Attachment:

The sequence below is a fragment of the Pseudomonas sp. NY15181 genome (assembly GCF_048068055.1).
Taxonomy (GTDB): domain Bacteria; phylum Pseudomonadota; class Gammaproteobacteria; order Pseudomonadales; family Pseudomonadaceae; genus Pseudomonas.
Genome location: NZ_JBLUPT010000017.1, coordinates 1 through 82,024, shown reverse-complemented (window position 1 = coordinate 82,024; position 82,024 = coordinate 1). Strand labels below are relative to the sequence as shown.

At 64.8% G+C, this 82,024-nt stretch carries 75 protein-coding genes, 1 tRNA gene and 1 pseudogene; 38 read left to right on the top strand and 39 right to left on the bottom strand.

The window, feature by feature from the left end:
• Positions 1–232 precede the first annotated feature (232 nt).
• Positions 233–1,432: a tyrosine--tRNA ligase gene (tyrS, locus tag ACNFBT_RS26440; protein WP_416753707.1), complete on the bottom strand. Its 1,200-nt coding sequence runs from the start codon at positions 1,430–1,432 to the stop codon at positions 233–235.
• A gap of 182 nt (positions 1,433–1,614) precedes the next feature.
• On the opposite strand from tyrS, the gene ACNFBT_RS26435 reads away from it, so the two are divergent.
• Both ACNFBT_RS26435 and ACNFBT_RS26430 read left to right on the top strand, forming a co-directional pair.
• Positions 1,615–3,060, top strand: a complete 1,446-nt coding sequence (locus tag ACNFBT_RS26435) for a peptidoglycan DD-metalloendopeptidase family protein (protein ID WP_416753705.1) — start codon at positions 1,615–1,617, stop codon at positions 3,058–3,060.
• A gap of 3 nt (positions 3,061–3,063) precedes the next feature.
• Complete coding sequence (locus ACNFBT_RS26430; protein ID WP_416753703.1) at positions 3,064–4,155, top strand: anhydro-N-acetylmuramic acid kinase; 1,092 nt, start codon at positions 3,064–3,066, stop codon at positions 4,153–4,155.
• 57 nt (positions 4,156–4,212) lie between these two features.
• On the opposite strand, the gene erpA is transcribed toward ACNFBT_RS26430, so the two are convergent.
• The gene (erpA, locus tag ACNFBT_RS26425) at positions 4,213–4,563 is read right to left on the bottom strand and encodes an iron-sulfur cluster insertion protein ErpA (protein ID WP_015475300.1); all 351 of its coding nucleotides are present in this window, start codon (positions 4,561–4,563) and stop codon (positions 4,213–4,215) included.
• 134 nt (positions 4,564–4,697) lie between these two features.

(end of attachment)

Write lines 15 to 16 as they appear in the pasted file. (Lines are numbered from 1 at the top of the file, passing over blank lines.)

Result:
• On the opposite strand, the gene erpA is transcribed toward ACNFBT_RS26430, so the two are convergent.
• The gene (erpA, locus tag ACNFBT_RS26425) at positions 4,213–4,563 is read right to left on the bottom strand and encodes an iron-sulfur cluster insertion protein ErpA (protein ID WP_015475300.1); all 351 of its coding nucleotides are present in this window, start codon (positions 4,561–4,563) and stop codon (positions 4,213–4,215) included.